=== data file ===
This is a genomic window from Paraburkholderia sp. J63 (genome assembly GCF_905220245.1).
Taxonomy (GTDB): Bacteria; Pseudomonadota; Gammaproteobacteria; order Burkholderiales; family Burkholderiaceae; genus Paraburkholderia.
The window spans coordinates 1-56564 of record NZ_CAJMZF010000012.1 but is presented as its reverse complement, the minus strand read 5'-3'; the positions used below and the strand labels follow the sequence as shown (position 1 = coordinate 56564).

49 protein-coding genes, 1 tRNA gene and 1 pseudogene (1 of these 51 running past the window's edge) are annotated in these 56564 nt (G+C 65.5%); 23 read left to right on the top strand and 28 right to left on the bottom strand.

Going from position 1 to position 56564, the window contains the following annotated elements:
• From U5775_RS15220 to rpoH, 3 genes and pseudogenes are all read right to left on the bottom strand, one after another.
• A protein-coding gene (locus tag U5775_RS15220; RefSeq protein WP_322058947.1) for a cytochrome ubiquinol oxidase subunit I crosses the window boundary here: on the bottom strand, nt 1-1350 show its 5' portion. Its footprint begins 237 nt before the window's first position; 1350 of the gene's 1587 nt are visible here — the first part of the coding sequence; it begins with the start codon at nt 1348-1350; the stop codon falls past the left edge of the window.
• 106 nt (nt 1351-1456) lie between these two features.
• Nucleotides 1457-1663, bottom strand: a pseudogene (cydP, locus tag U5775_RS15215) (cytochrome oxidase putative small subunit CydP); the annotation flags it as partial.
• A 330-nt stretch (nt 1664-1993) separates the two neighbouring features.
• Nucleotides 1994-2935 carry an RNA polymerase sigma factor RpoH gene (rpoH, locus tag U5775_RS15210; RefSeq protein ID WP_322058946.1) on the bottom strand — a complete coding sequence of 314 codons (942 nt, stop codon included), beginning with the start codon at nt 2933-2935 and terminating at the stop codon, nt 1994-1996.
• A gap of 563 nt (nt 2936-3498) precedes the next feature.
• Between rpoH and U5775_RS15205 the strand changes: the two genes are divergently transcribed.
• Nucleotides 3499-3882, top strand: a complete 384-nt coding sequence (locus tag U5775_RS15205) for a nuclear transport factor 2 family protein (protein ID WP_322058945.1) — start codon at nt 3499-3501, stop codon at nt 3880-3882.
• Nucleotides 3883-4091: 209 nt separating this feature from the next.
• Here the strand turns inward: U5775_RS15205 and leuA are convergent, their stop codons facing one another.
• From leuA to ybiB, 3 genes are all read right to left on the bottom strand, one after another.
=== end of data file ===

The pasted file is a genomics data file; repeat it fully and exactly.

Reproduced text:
This is a genomic window from Paraburkholderia sp. J63 (genome assembly GCF_905220245.1).
Taxonomy (GTDB): Bacteria; Pseudomonadota; Gammaproteobacteria; order Burkholderiales; family Burkholderiaceae; genus Paraburkholderia.
The window spans coordinates 1-56564 of record NZ_CAJMZF010000012.1 but is presented as its reverse complement, the minus strand read 5'-3'; the positions used below and the strand labels follow the sequence as shown (position 1 = coordinate 56564).

49 protein-coding genes, 1 tRNA gene and 1 pseudogene (1 of these 51 running past the window's edge) are annotated in these 56564 nt (G+C 65.5%); 23 read left to right on the top strand and 28 right to left on the bottom strand.

Going from position 1 to position 56564, the window contains the following annotated elements:
• From U5775_RS15220 to rpoH, 3 genes and pseudogenes are all read right to left on the bottom strand, one after another.
• A protein-coding gene (locus tag U5775_RS15220; RefSeq protein WP_322058947.1) for a cytochrome ubiquinol oxidase subunit I crosses the window boundary here: on the bottom strand, nt 1-1350 show its 5' portion. Its footprint begins 237 nt before the window's first position; 1350 of the gene's 1587 nt are visible here — the first part of the coding sequence; it begins with the start codon at nt 1348-1350; the stop codon falls past the left edge of the window.
• 106 nt (nt 1351-1456) lie between these two features.
• Nucleotides 1457-1663, bottom strand: a pseudogene (cydP, locus tag U5775_RS15215) (cytochrome oxidase putative small subunit CydP); the annotation flags it as partial.
• A 330-nt stretch (nt 1664-1993) separates the two neighbouring features.
• Nucleotides 1994-2935 carry an RNA polymerase sigma factor RpoH gene (rpoH, locus tag U5775_RS15210; RefSeq protein ID WP_322058946.1) on the bottom strand — a complete coding sequence of 314 codons (942 nt, stop codon included), beginning with the start codon at nt 2933-2935 and terminating at the stop codon, nt 1994-1996.
• A gap of 563 nt (nt 2936-3498) precedes the next feature.
• Between rpoH and U5775_RS15205 the strand changes: the two genes are divergently transcribed.
• Nucleotides 3499-3882, top strand: a complete 384-nt coding sequence (locus tag U5775_RS15205) for a nuclear transport factor 2 family protein (protein ID WP_322058945.1) — start codon at nt 3499-3501, stop codon at nt 3880-3882.
• Nucleotides 3883-4091: 209 nt separating this feature from the next.
• Here the strand turns inward: U5775_RS15205 and leuA are convergent, their stop codons facing one another.
• From leuA to ybiB, 3 genes are all read right to left on the bottom strand, one after another.